3-D mapping a new drug-delivery tool
Cubosomes are small biological 'capsules' that can deliver molecules of nutrients or drugs with high efficiency. They have a highly symmetrical interior made of tiny cubes of assembled fat molecules similar to the ones in cell membranes. This also means that cubosomes are safe to use in living organisms. Such features have triggered great interest in the pharmaceutical and food industry, who seek to exploit the structure of cubosomes for the controlled release of molecules, improving the delivery of nutrients and drugs. EPFL scientists, working with Nestlé, have now been able to study the 3D structure of cubosomes in detail for the first time.
Published in Nature Communications, the breakthrough can help and promote the use of cubosomes in medicine and food science.
Molecules of a drug or a nutrient contained inside a cubosome can move by using the numerous tiny channels that make up its structure's interior. The pharmaceutical industry already uses a similar system for drug delivery: the liposomes, which are also made of fats but in the shape of a sphere. Their intricate internal channels give cubosomes a very high internal surface, which offers great potential for the controlled delivery of nutrients and drugs.
In short, the properties of cubosomes, like other lipid-based delivery vessels, depend on their particular structures. The problem is that cubosomes are self-assembled, occurring 'spontaneously' after putting together the right ingredients (generally fats and a detergent) under the right conditions. This means that scientists have limited control over their final structure, which makes it hard to optimize their design. In addition, it is very difficult to 'see' the interior of a cubosome and map out the various arrangements of its channels.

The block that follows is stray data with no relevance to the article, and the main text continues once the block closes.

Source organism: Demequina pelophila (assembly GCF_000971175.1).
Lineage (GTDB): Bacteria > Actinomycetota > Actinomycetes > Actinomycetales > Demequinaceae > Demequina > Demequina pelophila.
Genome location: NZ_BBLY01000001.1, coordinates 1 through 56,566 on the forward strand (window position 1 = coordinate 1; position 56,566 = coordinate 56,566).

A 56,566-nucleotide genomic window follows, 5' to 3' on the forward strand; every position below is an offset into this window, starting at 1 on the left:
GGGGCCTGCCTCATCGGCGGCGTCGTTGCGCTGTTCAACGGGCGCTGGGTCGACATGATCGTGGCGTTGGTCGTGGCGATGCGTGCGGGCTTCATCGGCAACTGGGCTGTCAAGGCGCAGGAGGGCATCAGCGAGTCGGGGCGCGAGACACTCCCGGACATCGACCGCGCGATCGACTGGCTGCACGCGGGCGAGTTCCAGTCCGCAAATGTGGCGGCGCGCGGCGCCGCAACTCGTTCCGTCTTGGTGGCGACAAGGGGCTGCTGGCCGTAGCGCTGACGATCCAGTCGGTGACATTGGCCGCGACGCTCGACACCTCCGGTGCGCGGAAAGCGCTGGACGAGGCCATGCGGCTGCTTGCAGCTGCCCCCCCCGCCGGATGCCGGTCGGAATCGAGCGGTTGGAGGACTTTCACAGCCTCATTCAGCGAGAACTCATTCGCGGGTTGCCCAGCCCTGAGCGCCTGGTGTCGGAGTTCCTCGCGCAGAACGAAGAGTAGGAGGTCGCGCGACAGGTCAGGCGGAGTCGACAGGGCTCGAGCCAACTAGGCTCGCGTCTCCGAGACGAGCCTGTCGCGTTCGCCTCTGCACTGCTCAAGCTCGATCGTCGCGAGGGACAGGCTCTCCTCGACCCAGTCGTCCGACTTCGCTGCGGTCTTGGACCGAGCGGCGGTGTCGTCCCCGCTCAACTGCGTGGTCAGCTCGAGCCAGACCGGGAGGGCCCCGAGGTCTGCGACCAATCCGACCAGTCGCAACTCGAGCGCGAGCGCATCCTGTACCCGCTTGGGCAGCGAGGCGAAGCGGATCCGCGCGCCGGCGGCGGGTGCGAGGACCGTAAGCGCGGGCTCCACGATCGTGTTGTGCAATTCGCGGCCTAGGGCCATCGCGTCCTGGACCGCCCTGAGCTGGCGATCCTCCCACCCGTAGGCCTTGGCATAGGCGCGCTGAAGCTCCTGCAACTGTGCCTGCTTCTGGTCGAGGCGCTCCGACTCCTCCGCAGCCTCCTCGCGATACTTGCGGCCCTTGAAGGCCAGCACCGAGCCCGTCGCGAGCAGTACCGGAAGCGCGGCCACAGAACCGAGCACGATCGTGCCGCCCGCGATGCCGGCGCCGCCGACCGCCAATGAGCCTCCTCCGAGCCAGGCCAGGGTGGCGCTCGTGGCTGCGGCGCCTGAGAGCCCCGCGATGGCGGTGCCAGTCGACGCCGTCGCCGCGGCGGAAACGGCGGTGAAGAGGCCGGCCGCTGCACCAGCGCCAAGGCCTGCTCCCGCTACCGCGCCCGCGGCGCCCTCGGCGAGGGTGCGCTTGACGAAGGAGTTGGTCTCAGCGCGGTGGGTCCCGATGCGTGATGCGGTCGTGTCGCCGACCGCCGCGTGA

Davide Demurtas and Cécile Hébert from EPFL's Interdisciplinary Centre for Electron Microscopy (CIME), working with Laurent Sagalowicz at the Nestlé Research Center in Lausanne, have now uncovered the interior 3D structure of cubosomes, and have successfully matched their real-life findings to computer simulations.
The researchers used a microscopy technique called 'cryo-electron tomography' (CET). Their method involves embedding cubosomes in a type of 'glass' ice that does not form crystals, which would damage the cubosomes. The samples are kept at -170oC. The microscope then takes photographs while tilting the cubosome at different angles. The technique, which was carried out at CIME, can reconstruct the three-dimensional information to create images of the cubosomes in their native state and with unprecedented detail.
"This method allows us to get information about everything, both the inside and outside of the cubosomes," says Cécile Hébert. "Because the CET microscope distinguishes the different densities between cubosome and ice, it is very sensitive and precise."
The CET images clearly showed the internal cubic structure, as well as the internal 3D organization of the channels. The researchers also compared the images to the prevailing mathematical models used to make computer simulations of the interface between the interior and exterior. The real-life data successfully matched the theory.
"With this approach we can now forge a new understanding of the structure of the cubosomes' interior," says Davide Demurtas. The success is expected to make the study and design of cubosomes with controlled macroscopic properties (e.g. controlled release) easier.